Fostering Life-giving Authentic Love

Fostering Life-giving Authentic Love

Fr. James Kroeger, M.M.

Living Mission

 

Fr. James H. KroegerIn The Joy of Love, Pope Francis meditates on genuine love in a prolonged reflection on Saint Paul’s Hymn to Love (I Cor. 13:4-7).  Francis’ inspired and poetic exegesis of the Pauline text extends for twenty pages in Amoris Laetitia (AL 89-119); this type of meditation is unprecedented in any previous papal document.

    Some of Pope Francis’ insights follow.  Love is more than a passing emotion, it must be “experienced and nurtured in the daily life of couples and their children” (90).  “Love always has an aspect of deep compassion that leads to accepting the other person” (92).  More than a feeling, love means acting and doing.  “As Saint Ignatius of Loyola said, ‘Love is shown more by deeds than by words’” (94).

    Love must be “marked by humility; if we are to understand, forgive and serve others from the heart, our pride has to be healed and our humility must increase” (98).  “In our families, we must learn to imitate Jesus’ own gentleness in our way of speaking to one another” (100).

Amoris Laetitia overflows with Pope Francis’ great pastoral wisdom.“My advice is never to let the day end without making peace in the family….  Just a small gesture, a little something, and harmony within your family will be restored.  But, do not let the day end without making peace in your family” (104).

    “The truth is that ‘family communion can only be preserved and perfected through a great spirit of sacrifice.  It requires, in fact, a ready and generous openness of each and all to understanding, to forbearance, to pardon, to reconciliation.  There is no family that does not know how selfishness, discord, tension and conflict violently attack and at times mortally wound its own communion’” (106).

    Indeed, family harmony and reconciliation “assumes that we ourselves have had the experience of being forgiven by God, justified by his grace and not by our own merits.”  When we have accepted God’s unconditional love, “we will become capable of showing boundless love and forgiving others even if they have wronged us” (108).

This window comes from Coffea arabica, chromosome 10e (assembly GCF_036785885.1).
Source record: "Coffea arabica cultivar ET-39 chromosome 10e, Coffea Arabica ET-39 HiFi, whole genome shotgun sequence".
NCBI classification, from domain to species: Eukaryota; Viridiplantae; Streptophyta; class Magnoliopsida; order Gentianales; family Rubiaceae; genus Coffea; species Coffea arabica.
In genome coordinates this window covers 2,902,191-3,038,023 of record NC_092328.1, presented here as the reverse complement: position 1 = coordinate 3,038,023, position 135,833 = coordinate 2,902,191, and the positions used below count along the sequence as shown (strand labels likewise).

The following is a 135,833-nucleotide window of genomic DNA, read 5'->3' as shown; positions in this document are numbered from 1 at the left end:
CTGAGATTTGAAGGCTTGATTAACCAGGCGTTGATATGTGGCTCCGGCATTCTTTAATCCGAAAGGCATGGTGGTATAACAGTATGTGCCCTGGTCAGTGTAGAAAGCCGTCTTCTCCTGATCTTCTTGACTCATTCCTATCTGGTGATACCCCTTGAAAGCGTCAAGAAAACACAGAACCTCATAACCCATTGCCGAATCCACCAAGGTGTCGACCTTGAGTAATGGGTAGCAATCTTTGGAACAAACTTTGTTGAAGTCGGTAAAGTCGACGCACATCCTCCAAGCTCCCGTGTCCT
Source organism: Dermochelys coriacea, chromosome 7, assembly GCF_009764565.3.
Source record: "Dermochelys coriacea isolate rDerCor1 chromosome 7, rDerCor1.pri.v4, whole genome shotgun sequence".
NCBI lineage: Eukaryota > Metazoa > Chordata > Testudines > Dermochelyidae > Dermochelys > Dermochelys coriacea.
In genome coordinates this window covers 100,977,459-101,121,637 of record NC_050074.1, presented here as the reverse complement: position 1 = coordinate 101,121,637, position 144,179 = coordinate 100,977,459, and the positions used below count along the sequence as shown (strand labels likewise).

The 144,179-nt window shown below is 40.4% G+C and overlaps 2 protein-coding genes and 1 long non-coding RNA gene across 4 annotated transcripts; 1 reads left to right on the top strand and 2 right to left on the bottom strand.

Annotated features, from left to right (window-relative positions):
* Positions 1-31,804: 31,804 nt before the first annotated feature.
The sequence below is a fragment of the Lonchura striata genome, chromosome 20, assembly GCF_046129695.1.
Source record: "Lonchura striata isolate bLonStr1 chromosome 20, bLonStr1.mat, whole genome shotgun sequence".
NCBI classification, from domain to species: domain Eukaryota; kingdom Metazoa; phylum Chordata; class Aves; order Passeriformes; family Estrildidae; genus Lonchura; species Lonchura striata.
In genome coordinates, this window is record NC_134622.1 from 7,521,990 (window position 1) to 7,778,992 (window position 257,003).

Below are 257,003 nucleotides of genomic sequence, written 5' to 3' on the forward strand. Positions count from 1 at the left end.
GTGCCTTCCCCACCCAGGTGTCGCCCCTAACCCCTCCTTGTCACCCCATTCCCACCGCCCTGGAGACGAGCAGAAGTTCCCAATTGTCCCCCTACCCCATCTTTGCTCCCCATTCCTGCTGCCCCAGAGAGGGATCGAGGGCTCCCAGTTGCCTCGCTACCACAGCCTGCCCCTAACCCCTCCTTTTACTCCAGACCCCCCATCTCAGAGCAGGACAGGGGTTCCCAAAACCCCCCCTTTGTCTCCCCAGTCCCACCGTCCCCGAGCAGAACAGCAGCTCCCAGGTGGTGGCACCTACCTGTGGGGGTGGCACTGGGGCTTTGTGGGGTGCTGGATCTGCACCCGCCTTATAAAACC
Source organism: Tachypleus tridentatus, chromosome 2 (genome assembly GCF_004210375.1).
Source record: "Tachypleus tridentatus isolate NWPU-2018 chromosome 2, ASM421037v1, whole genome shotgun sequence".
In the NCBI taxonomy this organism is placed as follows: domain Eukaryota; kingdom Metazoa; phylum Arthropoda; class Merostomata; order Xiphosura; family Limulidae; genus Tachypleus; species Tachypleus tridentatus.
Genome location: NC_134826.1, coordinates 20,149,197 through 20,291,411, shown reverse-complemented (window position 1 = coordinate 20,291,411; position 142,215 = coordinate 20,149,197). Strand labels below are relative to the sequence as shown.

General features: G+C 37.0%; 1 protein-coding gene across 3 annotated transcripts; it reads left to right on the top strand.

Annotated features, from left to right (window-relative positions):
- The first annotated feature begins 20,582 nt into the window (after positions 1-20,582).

The longest quote employed by Pope Francis in The Joy of Love comes from a unique and unexpected source.  Francis uses the insights of Martin Luther King, the African-American Baptist pastor and civil rights leader who was awarded the Nobel Peace Prize in 1964 and was assassinated in 1968.  Francis notes how King “met every kind of trial and tribulation with fraternal love” (118).  “When you come to the point that you look in the face of every man and see deep down within him what religion calls ‘the image of God,’ you begin to love him in spite of [everything].  No matter what he does, you see God’s image there” (118).

In a strongly worded section of The Joy of Love (83), Pope Francis presents his convictions about the sanctity of all human life.  “Here I feel it urgent to state that, if the family is the sanctuary of life, the place where life is conceived and cared for, it is a horrendous contradiction when it becomes a place where life is rejected and destroyed” (83).

    “So great is the value of a human life, and so inalienable the right to life of an innocent child growing in the mother’s womb, that no alleged right to one’s own body can justify a decision to terminate that life, which is an end in itself and which can never be considered the ‘property’ of another human being” (83).

    “Similarly, the Church not only feels the urgency to assert the right to a natural death, without aggressive treatment and euthanasia, but likewise firmly rejects the death penalty” (83).  Hopefully, Catholics will take these clear words from Pope Francis to heart and act upon them!